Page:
IDI2 is an enzyme with muscle-specific expression that catalyzes the production of cholesterol from a precursor molecule (7,8). The IDI2 mutation identified as unique to isoprene-absent individuals causes the truncation of the mRNA molecule, resulting in the loss of the second enzymatic site on the protein and subsequently impaired or absent protein function. The loss of the c-terminal region of the enzyme caused by the mutation also deletes two of the four magnesium ion binding sites, preventing the association of the co-factor required for enzyme function. Bottle-nose dolphins have previously been identified as mammals that do not exhale isoprene, and further investigation revealed that dolphins do not express IDI2 (9) – strengthening the link between the function of the IDI2 enzyme to presence of isoprene in the breath.

Discussion and conclusions

The finding that functional IDI2 expression as a contributor to the human breath isoprene indicates that isoprene expression may be related to muscular metabolic activity, as demonstrated in the pathway displayed in Figure 2 below, rather than being of hepatic origin. Muscle movement and activity cause increased breath isoprene levels, suggesting that the compound may be originating from lipolysis in skeletal muscle, particularly as wild-type IDI2 acts as a rate-limiting factor for its endogenous production.

metabolic pathway of isoprene

Figure 2: Metabolic pathway of isoprene production in human skeletal-myocyte. Figure based on results from study by Sukul et al. 2023 (6). The mitochondria, sarcoplasmic reticulum, sarcoplasm and peroxisome are all organelles proposed to contribute to this pathway. The peroxisomes, metabolic organelles largely responsible for lipolysis, are proposed to be the major site of isoprene production, with human IDI2 expressed highly here.  The beta-oxidation of fatty acids to acetyl-coA occurs in the mitochondria and peroxisome, followed by conversion to mevalonate, which can take place in the sarcoplasmic reticulum. Mevalonate is then converted to isopentyl-PP (IPP), which is then converted into its active isoform  dimethylallyl-PP (DMAPP) by IDI2 activity. DMAPP is then used to produce isoprene. Farnesyl-PP can be produced by IPP and DMAPP before use in other metabolic pathways, such as cholesterol metabolism.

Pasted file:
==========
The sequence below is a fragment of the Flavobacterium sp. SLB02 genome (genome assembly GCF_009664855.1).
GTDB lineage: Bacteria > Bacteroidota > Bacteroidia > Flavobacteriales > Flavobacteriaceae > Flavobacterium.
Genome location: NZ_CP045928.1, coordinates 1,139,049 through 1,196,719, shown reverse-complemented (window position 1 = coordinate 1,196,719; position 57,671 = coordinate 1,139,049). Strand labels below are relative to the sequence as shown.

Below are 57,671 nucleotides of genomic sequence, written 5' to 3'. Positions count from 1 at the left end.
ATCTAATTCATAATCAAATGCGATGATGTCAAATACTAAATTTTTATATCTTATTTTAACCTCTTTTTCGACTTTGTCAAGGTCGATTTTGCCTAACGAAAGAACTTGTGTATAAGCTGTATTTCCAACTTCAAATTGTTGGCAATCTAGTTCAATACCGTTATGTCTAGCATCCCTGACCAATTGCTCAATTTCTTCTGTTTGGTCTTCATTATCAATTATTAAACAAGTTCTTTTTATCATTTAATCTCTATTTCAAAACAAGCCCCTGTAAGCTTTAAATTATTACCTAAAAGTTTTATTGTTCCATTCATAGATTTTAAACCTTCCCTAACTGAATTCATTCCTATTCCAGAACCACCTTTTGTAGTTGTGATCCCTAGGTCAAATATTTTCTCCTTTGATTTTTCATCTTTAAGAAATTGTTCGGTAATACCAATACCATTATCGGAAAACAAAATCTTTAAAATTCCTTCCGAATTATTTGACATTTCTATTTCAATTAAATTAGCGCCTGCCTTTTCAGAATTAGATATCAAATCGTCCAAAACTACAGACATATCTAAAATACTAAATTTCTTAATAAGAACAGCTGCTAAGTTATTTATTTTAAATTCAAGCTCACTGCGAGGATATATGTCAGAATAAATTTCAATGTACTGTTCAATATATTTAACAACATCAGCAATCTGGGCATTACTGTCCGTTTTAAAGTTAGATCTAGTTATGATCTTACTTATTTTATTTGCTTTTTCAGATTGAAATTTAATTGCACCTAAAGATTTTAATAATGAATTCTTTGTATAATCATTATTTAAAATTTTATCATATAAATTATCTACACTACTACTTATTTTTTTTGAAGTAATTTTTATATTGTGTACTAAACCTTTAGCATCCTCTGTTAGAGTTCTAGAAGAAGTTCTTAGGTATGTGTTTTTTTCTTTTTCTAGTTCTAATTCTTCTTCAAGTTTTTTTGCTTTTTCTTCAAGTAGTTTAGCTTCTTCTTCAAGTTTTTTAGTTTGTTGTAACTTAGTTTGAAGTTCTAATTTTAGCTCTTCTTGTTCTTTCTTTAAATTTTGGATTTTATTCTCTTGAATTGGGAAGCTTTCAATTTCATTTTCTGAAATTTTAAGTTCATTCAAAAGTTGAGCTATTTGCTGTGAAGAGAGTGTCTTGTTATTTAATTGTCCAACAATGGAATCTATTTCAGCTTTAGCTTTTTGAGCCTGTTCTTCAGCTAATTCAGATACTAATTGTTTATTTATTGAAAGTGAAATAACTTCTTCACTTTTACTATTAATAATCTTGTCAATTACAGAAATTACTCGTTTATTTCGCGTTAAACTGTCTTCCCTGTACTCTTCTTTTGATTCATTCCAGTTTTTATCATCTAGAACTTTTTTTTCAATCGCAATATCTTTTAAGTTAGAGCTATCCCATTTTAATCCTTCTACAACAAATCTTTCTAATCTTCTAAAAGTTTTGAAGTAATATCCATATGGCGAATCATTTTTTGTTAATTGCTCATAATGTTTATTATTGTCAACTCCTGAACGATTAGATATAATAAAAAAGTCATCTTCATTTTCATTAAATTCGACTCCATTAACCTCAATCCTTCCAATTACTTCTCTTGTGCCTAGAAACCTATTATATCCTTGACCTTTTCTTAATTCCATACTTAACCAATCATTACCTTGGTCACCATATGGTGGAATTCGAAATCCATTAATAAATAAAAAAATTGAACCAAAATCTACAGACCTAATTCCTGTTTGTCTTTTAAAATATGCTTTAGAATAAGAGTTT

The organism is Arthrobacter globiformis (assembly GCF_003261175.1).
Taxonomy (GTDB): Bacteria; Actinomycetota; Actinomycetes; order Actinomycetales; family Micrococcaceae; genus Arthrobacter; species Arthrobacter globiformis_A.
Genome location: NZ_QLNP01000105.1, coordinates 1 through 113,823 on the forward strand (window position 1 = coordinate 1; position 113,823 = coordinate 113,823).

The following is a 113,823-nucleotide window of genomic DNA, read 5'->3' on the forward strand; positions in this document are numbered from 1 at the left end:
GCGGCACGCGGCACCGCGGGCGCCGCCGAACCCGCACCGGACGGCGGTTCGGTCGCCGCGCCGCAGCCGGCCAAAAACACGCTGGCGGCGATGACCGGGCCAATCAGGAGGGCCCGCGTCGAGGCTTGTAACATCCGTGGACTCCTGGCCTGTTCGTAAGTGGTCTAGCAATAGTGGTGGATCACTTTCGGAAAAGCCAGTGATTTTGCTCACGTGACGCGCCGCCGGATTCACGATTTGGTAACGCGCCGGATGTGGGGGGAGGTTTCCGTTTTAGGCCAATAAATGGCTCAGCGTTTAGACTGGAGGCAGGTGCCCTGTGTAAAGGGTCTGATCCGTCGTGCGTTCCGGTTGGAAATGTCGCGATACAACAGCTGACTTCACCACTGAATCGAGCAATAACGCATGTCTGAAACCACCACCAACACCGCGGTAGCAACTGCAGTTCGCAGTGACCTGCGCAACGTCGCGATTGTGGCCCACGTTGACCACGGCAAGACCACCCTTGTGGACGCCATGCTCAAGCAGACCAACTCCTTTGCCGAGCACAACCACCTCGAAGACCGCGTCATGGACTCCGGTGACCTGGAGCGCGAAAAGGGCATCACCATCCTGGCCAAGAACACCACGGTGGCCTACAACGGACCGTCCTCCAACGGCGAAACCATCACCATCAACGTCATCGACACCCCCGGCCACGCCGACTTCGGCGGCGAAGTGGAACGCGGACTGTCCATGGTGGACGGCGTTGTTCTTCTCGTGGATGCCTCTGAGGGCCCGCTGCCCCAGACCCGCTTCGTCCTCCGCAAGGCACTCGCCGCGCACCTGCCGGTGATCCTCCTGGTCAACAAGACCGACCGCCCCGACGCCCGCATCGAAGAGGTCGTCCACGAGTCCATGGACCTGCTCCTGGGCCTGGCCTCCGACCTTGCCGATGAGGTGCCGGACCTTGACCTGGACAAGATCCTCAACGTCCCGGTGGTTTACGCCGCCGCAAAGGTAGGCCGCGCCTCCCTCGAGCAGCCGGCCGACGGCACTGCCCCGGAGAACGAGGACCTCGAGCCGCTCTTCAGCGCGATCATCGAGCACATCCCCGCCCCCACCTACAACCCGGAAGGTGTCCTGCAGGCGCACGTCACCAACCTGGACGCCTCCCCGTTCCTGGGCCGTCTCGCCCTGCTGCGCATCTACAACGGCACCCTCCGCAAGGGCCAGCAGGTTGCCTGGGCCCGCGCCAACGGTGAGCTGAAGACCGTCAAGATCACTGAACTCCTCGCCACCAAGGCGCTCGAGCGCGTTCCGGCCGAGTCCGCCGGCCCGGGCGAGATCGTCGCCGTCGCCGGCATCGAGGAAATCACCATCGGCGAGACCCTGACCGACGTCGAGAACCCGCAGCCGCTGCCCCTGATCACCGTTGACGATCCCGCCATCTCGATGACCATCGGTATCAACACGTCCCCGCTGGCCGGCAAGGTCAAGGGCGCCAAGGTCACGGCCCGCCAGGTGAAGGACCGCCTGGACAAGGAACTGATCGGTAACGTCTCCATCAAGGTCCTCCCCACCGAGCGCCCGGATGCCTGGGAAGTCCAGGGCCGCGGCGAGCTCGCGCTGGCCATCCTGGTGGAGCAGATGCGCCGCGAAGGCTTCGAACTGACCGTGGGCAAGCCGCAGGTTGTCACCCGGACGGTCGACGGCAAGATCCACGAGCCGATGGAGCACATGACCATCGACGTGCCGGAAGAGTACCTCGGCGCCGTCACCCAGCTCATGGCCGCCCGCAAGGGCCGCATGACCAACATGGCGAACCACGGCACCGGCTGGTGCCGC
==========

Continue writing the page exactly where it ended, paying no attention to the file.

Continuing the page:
Further investigations into the expression of isoprene in individuals with, for instance, muscle dystrophy or various exercise training regimes could potentially reveal more about these aspects of muscle metabolism. Research into the upstream cascades of these metabolic pathways and the relationship between isoprene expression and IDI2 genotype should also take center focus to gain a deeper understanding of the isoprene production pathway in humans. Further defining the origins and pathways of isoprene production is essential if isoprene is to be used as a routine clinical biomarker.

As isoprene has been strongly implicated in the musculoskeletal system, it should be brought into consideration as a potential biomarker within musculoskeletal medicine, potentially in relation to sports and exercise science, for example in monitoring athlete health. Isoprene exhalation has also been shown to have endocrine regulation and ageing dependency, meaning investigations into isoprene in ageing, muscle mass development and related conditions may also be appropriate. Owlstone Medical’s Breath Biopsy technology, isoprene has already been identified as a key component that changes in the breath of ultra-marathon runners in pre- and post-race samples, furthering the relationship of isoprene expression and muscle activity (4).

Knowledge of the origins of VOCs within the body is essential for the correct clinical interpretations of endogenous biomarkers. Increasing this knowledge could vastly increase the number of breath biomarkers available for usage in a clinical setting, as hundreds of different VOCs exhaled in the breath have already been identified and characterised in our Breath Biopsy Atlas, with some needing more investigation to understand their biological functions and origins. To find out more about our VOC Atlas and Breath Biopsy technology, follow the links below to get in contact with us.